The Bridge of Sighs

The Bridge of Sighs


Located in Venice, famous Bridge of Sighs was designed by Antonio Contino and was built at the beginning of the seventeenth century. The bridge was intended to connect the Old Prison and interrogation rooms in the Doge’s Palace to the New Prison, which was situated directly across the river.


There are a few theories as to how the bridge got its name. The first one involves the prisoners that walked across the bridge on their way to the executioner. The prisoners would “sigh” as they crossed the bridge, probably catching their last glimpse of the outside world, many believed.

Even though by the time the bridge was built summary executions at the hands of the inquisitors had ceased, many prisoners probably did cross the bridge and may have not seen freedom again, at least not for many years.


The Bridge of SighsThe Bridge of Sighs is a beautiful structure, stretching high above the canal. It is generally known as one of the finest examples of bridge architecture in the world. Italian Renaissance in style, the 11 meter (36ft) wide bridge is made of white limestone and two windows with stone bars sit at the summit of the enclosed bridge. The bridge took about two years to complete, with construction starting in 1600. Make sure to notice the many mascarons – sculptures depicting sad or angry faces – as you cross under the bridge on a gondola ride.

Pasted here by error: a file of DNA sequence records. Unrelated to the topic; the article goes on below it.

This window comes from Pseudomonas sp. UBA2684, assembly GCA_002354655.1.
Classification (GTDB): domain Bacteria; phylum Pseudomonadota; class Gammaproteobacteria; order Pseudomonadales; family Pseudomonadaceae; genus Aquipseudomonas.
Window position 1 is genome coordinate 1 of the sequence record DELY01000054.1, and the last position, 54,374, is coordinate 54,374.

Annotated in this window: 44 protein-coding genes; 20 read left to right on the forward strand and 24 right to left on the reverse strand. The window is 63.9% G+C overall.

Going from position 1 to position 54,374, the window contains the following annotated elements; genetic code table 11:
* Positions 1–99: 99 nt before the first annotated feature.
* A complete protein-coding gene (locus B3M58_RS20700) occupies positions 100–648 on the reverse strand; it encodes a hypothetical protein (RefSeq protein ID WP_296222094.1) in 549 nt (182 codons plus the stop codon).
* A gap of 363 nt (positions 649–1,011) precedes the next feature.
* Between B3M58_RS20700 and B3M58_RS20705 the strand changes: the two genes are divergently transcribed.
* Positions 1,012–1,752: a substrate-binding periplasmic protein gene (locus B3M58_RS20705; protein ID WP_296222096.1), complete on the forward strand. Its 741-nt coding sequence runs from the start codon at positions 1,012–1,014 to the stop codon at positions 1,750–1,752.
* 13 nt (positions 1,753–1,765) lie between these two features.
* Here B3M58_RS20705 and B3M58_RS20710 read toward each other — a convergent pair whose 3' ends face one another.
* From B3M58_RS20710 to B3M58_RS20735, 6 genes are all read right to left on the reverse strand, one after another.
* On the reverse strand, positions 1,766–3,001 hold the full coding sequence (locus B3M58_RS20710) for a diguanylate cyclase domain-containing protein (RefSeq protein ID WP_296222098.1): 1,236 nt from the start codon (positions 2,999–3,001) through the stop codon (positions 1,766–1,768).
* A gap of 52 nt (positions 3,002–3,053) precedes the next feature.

Other namesakes

Several other covered bridges have taken on the name “bridge of sighs”, such as the bridges in Oxford and Cambridge (both in England) as well as a bridge at the Römer in Frankfurt, Germany and at the Allegheny County Courthouse in Pittsburgh, PA.


Location: Piazza San Marco, 1 | San Marco, 31024Venice

Nearby hotels: Ruzzini Palace Hotel, Ca’ dei Dogi, Baglioni Hotel Luna

Nearby sights: Grand Canal, Doge’s Palace, St. Mark’s Square

Official website:

Tel.: 0412715911

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